Price per square foot is the gold standard brokers use when assessing the value of luxury condos—it’s a measurement that enables them to make apples-to-apples value comparisons between condos of different sizes. Condos that sell for $2,000 a square foot or more also typically run into the multimillions.
There have been 42 such mega sales in downtown Boston so far in 2016 (through late September), led by the $33 million dollar penthouse atop the new Millennium Tower in Downtown Crossing, according Otis & Ahearn, the Back Bay-based luxury condo brokerage and marketing firm. That’s compared to seven during the same period last year and 20 for all of 2015.
All told, downtown condo sales are on track to pass the $3.8 billion mark, which is more than a 20 percent increase over last year, said Kevin Ahearn, president and owner of Otis & Ahearn, a downtown luxury condo brokerage and marketing firm.
“It is just unbelievable,” Ahearn said of the record setting prices.
Driving the sales surge has been Millennium Tower, the tallest condo tower built to date in Boston. Ahearn estimated that the tower will account for $1 billion of that $3.8 billion in sales when all remaining sales are officially closed by year-end.
The waterfront’s growing number of posh high-rises is also helping to push condo sales and prices to record levels. Longtime waterfront builder Joe Fallon’s 22 and 50 Liberty towers, as well as the new Pier 4 complex, are helping to lead the way, with condos at 22 Liberty fetching, on average, nearly $2,000 a square foot.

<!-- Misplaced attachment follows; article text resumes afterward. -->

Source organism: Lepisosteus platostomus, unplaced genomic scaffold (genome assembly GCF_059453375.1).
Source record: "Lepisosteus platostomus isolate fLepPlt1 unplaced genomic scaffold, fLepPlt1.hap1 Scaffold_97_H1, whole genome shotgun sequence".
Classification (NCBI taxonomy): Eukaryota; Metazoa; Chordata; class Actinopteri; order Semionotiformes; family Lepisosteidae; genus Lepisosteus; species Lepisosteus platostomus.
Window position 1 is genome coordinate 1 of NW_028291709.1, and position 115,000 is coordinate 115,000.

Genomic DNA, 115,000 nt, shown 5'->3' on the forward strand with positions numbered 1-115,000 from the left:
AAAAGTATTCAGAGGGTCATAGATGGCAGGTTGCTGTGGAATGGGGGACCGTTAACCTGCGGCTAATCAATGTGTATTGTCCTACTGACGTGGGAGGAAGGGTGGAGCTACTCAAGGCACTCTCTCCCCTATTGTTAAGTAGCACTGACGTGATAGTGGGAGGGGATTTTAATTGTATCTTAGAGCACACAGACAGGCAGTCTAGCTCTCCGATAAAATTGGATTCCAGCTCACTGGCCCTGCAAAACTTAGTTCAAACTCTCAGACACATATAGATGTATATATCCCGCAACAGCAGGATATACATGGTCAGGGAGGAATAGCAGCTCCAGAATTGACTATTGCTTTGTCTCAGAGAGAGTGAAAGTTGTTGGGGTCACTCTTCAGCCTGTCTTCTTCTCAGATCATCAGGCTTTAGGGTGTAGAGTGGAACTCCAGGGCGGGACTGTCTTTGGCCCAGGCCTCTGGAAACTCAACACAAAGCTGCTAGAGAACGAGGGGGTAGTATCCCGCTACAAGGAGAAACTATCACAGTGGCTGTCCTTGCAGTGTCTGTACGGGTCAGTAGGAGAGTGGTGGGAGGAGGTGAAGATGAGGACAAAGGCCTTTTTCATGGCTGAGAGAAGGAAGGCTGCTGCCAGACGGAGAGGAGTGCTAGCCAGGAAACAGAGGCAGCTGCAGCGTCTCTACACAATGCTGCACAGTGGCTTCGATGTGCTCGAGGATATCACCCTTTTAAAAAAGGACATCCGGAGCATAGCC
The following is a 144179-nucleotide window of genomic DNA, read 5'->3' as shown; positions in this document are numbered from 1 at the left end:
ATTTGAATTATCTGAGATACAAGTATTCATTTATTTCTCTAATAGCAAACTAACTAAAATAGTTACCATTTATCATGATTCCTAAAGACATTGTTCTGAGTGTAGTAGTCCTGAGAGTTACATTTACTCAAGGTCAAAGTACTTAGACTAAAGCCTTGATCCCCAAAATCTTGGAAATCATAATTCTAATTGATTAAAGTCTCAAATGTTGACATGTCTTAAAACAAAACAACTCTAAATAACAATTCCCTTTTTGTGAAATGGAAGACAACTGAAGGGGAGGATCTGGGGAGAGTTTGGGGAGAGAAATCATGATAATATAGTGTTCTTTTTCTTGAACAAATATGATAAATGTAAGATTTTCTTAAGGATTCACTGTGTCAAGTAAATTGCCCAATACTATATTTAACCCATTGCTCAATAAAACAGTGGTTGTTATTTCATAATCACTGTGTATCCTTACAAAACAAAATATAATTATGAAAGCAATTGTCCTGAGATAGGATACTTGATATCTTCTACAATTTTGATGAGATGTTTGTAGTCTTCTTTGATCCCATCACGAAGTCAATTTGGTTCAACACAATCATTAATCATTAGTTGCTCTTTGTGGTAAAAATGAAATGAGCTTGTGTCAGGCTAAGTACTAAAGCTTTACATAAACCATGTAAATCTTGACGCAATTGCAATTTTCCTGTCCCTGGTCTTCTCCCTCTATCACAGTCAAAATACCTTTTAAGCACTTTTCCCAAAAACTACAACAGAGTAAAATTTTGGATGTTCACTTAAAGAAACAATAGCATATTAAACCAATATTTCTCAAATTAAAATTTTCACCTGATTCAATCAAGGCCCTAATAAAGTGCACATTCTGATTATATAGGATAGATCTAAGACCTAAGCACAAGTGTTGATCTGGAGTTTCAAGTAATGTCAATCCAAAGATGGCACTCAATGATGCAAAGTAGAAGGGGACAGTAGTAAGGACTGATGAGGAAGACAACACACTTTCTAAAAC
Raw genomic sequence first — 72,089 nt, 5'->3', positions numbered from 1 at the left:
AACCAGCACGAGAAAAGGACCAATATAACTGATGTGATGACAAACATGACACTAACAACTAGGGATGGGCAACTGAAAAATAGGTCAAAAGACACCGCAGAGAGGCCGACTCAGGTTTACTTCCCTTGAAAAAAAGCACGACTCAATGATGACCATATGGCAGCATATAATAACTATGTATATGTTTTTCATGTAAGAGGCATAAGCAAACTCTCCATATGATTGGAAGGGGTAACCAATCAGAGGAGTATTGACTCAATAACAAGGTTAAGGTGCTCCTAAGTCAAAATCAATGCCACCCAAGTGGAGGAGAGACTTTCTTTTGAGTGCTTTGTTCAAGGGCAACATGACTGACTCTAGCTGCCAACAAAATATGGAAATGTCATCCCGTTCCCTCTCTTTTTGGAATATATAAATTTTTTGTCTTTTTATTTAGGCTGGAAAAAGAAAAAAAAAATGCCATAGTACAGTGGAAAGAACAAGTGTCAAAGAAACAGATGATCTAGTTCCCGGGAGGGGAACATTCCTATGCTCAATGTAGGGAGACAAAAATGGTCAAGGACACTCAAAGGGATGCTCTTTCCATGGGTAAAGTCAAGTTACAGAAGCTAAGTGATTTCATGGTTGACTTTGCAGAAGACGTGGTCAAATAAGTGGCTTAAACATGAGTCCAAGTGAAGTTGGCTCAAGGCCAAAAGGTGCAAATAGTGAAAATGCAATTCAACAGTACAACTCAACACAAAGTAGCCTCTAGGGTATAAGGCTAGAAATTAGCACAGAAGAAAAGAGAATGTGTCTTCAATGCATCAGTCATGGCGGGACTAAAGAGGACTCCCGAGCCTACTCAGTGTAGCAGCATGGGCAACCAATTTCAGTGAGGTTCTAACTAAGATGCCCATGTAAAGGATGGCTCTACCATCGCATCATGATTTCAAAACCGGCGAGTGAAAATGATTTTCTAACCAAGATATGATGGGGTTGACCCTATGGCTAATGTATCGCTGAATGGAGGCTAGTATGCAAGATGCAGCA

Meanwhile, the new 60-story Four Seasons tower next to the Christian Science Plaza is expected to move the price bar even higher, with the potential for prices equal to or higher than those seen at Millennium Tower, Ahearn said.
The growing number of towers with multimillion-dollar units marks an evolution in the Boston market, with such gold-plated condos once limited to the Mandarin Oriental hotel and high-rise condos next to the Prudential Center.
Records are being shattered at other lofty price points, as well. So far, 826 condos in downtown Boston have fetched at least $1,000 a square foot, the amount that also generally signals the beginning of the $1 million and up price range. That’s more than double the 377 sales in this category during the same period last year, Ahearn said.
There have also been 177 sales downtown above $1,500 per square feet, up from 51 year-to-date last year, he said.
“It is a huge jump,” Ahearn said.